SADALSUUD (Beta Aquarii). Constellations are usually said to be made of stars that have no relation to one another but are just arranged in random patterns. A few, however, defy such a general statement, the most obvious the bright stars of Orion and Scorpius. Here and there are other examples that are not so well known that include a magnificent trio: Sadalsuud, the Beta star of Aquarius, the Water Bearer, Sadalmelik, Aquarius's Alpha star, and just across the border into Pegasus, Enif (Epsilon Pegasi). Sadalmelik (Alpha) and Sadalsuud (Beta) have nearly the same apparent brightness, both mid-third magnitude, Sadalsuud (at 2.91) just barely the brighter and the brightest in the constellation. Oddly, the stars also share a name, both referring to "lucky stars," Sadalsuud coming from an Arabic phrase meaning "the luckiest of all of them," and referring not only to Sadalsuud but to two other fainter stars just to the southeast, one in Capricornus. Sadalsuud is a rare star, a relatively warm class G (G0) supergiant with a temperature (5600 Kelvin) almost the same as that of the Sun. At a distance of 600 light years, it radiates with a luminosity 2200 times solar, from which we infer a size 50 times that of the Sun and a mass of around six times solar. All three, Enif, Sadalmelik, and Sadalsuud, are similar, Sadalsuud the hottest and least luminous, Enif the coolest and most luminous. Sadalsuud is brighter than its constellation-mate Sadalmelik only because it is 140 light years closer to us. All three were born together as hot class B stars not dissimilar from the stars that make the Pleiades of Taurus, though clearly not in as tight a cluster or else they would still be bound together. Instead, they must have been born in a looser "association," rather like the stars that make much of Orion today, their motions of the past tens of millions of years separating them, but not so far that they are not easily in sight of one another. From Sadalsuud, Sadalmelik and Enif would both be "zero magnitude" stars. All three also seem to be moving more or less perpendicular to the plane of our Galaxy, an odd motion that implies they were somehow kicked away from their birthplace. With similar ages and masses, all are now probably fusing helium into carbon in their deep cores, and all will die rather soon as massive white dwarfs rather like Sirius B.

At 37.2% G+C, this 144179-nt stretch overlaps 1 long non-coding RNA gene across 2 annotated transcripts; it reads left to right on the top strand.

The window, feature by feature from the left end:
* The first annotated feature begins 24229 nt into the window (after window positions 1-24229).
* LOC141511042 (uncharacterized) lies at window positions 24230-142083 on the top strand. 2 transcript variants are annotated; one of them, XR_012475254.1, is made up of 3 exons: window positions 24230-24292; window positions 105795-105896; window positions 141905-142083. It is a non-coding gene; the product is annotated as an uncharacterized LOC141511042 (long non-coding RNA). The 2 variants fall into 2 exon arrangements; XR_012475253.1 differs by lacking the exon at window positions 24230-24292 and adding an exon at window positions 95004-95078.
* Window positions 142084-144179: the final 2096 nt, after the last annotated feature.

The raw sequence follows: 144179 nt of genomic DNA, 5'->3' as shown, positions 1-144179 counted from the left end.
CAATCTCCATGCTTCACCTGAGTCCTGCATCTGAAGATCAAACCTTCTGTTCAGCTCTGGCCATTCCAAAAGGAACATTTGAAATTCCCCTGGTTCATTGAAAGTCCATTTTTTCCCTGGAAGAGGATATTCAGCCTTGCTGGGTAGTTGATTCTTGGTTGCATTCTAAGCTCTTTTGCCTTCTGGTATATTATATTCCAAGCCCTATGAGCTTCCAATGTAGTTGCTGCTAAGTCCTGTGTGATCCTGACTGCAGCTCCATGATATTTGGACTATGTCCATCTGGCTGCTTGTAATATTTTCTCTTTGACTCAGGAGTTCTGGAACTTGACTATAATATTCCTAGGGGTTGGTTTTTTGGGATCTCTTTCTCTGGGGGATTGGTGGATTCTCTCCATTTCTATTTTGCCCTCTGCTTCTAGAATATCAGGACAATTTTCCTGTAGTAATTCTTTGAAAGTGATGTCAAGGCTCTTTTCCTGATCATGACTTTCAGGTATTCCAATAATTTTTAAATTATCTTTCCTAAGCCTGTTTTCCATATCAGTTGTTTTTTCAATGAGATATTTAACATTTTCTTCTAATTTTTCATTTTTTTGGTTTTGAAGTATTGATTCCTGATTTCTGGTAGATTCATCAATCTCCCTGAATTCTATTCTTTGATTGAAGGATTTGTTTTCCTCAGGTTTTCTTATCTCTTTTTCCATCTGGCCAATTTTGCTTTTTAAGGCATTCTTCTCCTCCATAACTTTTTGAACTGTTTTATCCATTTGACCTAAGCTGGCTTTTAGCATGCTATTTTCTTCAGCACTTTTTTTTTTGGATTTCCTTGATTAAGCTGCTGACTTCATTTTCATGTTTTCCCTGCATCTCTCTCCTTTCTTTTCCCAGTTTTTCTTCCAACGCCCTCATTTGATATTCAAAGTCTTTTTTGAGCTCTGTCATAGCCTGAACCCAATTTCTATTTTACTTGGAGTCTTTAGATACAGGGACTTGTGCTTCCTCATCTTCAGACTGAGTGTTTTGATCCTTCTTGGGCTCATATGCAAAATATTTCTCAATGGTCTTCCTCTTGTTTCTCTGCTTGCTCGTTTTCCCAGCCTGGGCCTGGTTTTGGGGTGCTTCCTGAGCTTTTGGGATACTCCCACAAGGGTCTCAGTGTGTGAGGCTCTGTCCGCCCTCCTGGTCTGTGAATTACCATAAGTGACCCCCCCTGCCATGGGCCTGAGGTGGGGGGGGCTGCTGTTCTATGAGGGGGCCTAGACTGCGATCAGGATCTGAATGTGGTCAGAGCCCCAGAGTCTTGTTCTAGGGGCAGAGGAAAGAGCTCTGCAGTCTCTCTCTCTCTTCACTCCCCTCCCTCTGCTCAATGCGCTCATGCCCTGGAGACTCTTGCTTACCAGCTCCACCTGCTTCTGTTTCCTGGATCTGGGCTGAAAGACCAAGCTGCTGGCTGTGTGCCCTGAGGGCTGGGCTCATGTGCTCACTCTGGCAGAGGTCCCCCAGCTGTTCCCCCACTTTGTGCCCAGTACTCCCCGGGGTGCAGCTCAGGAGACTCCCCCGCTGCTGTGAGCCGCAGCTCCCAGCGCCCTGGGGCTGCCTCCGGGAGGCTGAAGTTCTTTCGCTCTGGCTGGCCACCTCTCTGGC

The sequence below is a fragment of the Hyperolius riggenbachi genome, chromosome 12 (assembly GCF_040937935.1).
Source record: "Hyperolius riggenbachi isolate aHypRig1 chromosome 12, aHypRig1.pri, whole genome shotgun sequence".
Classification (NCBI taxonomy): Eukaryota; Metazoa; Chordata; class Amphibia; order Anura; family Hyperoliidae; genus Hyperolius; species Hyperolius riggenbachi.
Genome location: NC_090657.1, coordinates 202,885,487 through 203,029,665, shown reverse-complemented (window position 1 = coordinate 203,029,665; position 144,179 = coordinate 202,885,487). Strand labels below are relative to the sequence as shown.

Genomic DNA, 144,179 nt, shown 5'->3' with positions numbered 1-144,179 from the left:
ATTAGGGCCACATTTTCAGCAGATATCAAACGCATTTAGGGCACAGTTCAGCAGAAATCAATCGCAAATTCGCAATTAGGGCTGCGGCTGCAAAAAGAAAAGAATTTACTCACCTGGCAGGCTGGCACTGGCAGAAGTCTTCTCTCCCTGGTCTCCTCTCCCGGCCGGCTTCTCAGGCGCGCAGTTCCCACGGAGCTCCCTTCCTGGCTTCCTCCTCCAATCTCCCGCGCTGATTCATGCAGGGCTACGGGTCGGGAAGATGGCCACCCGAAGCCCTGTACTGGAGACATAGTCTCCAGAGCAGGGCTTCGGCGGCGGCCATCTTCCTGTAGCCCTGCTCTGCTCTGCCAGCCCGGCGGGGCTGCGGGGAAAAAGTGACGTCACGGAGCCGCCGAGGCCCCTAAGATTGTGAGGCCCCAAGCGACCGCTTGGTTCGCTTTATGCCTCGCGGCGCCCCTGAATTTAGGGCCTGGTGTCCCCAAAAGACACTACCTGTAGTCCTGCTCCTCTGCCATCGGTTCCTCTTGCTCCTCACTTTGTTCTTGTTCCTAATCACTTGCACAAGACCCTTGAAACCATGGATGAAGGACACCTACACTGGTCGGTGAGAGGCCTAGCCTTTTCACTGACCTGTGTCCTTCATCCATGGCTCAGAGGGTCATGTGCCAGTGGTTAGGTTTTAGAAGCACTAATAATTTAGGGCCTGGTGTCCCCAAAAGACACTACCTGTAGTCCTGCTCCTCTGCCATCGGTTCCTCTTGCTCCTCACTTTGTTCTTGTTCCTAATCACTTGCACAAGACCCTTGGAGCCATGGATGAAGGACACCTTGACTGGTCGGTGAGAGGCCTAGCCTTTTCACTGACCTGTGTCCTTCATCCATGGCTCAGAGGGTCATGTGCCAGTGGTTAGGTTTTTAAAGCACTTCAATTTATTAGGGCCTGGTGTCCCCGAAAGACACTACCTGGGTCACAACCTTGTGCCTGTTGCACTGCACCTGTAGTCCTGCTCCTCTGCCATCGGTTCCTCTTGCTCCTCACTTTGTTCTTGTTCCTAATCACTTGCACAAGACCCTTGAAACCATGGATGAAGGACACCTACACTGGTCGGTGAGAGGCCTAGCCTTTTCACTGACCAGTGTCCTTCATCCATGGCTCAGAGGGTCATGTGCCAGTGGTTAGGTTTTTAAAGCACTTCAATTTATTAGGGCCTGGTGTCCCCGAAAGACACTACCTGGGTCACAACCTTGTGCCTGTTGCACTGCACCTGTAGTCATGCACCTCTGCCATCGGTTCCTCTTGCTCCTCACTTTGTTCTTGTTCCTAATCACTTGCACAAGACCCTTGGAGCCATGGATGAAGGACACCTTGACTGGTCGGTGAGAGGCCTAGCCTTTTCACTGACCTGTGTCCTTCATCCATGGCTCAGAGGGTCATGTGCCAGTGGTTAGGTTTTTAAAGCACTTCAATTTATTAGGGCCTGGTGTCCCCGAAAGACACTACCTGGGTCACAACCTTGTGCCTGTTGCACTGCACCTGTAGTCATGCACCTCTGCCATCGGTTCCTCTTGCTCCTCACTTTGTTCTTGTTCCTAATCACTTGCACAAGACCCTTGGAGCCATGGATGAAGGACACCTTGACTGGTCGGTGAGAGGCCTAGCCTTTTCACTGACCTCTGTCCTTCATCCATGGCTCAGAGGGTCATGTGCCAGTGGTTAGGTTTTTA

Written by Jim Kaler. Return to STARS.